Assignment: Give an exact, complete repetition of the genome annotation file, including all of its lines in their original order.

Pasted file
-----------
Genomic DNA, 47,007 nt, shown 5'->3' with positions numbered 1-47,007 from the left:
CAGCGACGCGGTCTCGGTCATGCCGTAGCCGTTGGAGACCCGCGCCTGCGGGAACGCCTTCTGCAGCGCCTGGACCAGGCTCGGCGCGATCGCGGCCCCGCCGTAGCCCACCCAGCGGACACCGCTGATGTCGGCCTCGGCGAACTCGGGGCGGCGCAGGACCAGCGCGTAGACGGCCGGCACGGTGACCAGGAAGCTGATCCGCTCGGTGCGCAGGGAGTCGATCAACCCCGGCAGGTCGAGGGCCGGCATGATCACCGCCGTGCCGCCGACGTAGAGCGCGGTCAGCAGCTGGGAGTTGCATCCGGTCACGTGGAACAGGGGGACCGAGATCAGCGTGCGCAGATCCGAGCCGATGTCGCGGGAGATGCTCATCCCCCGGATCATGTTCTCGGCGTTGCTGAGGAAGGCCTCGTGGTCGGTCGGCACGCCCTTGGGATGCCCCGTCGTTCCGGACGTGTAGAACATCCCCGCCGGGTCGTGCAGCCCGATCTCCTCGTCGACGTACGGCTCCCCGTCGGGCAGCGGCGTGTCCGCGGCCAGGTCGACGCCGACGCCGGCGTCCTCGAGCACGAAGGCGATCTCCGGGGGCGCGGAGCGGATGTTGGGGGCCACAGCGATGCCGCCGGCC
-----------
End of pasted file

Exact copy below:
Genomic DNA, 47,007 nt, shown 5'->3' with positions numbered 1-47,007 from the left:
CAGCGACGCGGTCTCGGTCATGCCGTAGCCGTTGGAGACCCGCGCCTGCGGGAACGCCTTCTGCAGCGCCTGGACCAGGCTCGGCGCGATCGCGGCCCCGCCGTAGCCCACCCAGCGGACACCGCTGATGTCGGCCTCGGCGAACTCGGGGCGGCGCAGGACCAGCGCGTAGACGGCCGGCACGGTGACCAGGAAGCTGATCCGCTCGGTGCGCAGGGAGTCGATCAACCCCGGCAGGTCGAGGGCCGGCATGATCACCGCCGTGCCGCCGACGTAGAGCGCGGTCAGCAGCTGGGAGTTGCATCCGGTCACGTGGAACAGGGGGACCGAGATCAGCGTGCGCAGATCCGAGCCGATGTCGCGGGAGATGCTCATCCCCCGGATCATGTTCTCGGCGTTGCTGAGGAAGGCCTCGTGGTCGGTCGGCACGCCCTTGGGATGCCCCGTCGTTCCGGACGTGTAGAACATCCCCGCCGGGTCGTGCAGCCCGATCTCCTCGTCGACGTACGGCTCCCCGTCGGGCAGCGGCGTGTCCGCGGCCAGGTCGACGCCGACGCCGGCGTCCTCGAGCACGAAGGCGATCTCCGGGGGCGCGGAGCGGATGTTGGGGGCCACAGCGATGCCGCCGGCC